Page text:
Woah, wait. Did I type have a typo? No, it is correct. While it may seem counter-productive for a dividend investor to sell a stock and forfeit dividend income, it was finally time to liquidate my position in SWM. I won’t go into too much detail since I wrote about selling this stock in an earlier article, but it was time for it to go! The stock had not been producing for me (I was down around 10% when I decided the sale was going to happen) and there were just too many other opportunities available to continue to sit in a stock that was not going anywhere. Since I was low on cash and still wanted to purchase new stock, my position was liquidated. Selling the stock provided me with $1,300 of capital to re-deploy on 8/7/14. Let’s see where the funds were deployed!
Transaction 3: Purchase 11 shares of Diageo (DEO), Adding $38 of Projected Income
I used the majority of the proceeds from my sale of SWM to purchase 11 shares of DEO. The stock was on my watch list based on an analysis we performed earlier in the month. Finally, a couple of Friday’s ago, Lanny and I pounced on the alcohol giant when the stock suddenly dipped 2% dip at the beginning of the day. Our stock analysis showed the company has a very strong market share domestically and internationally, a diversified alcohol portfolio containing some of the most recognizable names in every bar/liquor store, and a history of increasing their dividend by an above average amount. It seemed like a no-brainer at the time of the dip so we both took the plunge and initiated a position in the company.
Transaction 4: Purchase 21.3284 shares of Scotts Miracle Gro (SMG), Adding $38 of Projected Income
This is where I really dipped into the reserves. While I still had a few hundred dollars left from my sale of SWM, I dipped a little more than I would have preferred into the emergency fund to jump on this opportunity. Similar to my purchase of AFL, I piggy-backed off of Lanny for this investment; but rightfully so! Earlier in the month he performed a great stock analysis which eventually led to his purchase of ~32 shares of the company. In his analysis, he highlighted the stock had declined during the period, the dividend yield of >3%, the short but strong history of dividend growth, and a P/E Ratio of less than the S&P 500. The timing wasn’t right at the time of the analysis, so I decided to hold off on purchasing the stock. Then one day, I received a text from Lanny that said “search SMG.” Before responding, I logged into my Sharebuilder account and purchased the shares. What prompted the sudden purchase was the announcement of both a dividend increase and a $2 special dividend! The ex-date was a few weeks away and the stock was down a percent that day. Again, a no brainer investment decision for me. Thanks Lanny!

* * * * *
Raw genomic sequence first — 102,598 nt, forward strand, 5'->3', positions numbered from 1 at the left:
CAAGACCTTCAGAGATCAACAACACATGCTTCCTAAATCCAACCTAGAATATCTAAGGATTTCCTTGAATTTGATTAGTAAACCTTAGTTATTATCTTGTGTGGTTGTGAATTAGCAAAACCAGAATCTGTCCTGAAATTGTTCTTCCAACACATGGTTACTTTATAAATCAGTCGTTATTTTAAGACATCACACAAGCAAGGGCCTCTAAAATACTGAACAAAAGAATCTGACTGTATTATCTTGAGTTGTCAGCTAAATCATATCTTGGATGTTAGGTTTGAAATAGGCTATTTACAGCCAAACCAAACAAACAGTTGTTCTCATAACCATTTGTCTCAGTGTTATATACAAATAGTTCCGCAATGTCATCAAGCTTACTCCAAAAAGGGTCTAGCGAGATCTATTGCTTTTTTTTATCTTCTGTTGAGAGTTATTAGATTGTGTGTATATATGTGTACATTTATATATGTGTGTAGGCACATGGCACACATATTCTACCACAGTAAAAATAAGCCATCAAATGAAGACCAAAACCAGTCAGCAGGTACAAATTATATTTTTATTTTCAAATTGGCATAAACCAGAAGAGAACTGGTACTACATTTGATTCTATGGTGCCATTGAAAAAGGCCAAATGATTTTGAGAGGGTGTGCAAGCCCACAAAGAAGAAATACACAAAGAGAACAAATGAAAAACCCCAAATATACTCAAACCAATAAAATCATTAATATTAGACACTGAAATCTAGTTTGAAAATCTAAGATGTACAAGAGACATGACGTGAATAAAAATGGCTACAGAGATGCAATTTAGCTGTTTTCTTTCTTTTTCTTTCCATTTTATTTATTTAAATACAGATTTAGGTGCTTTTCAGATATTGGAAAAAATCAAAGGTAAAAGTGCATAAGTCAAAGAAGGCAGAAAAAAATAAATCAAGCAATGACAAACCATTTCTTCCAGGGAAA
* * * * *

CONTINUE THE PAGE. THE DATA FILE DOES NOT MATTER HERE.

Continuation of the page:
Re-Upping My Projected Annual Dividend Income Goal
So where do I go from here? I can’t just remain satisfied with the fact I hit my initial dividend goal, that wouldn’t be fun. So it is time to reassess my goal for 12/31/14. I still have approximately $3,000 left for an investment in my Roth IRA and I like to purchase stocks yielding at least 4% to fully maximize the benefit of a Roth. Assuming a 4% rate, that would provide an additional $120 in dividend income. I should also receive ~$700-$800 in additional dividends throughout the rest of the year, which should add about $30 to my projected income. So this leaves me at about $1,900. The question is…can I crack $2,000? I am sure as heck going to try! From this point on, my new goal for the last 4 months of the year is to get to $2,000! Let’s do this!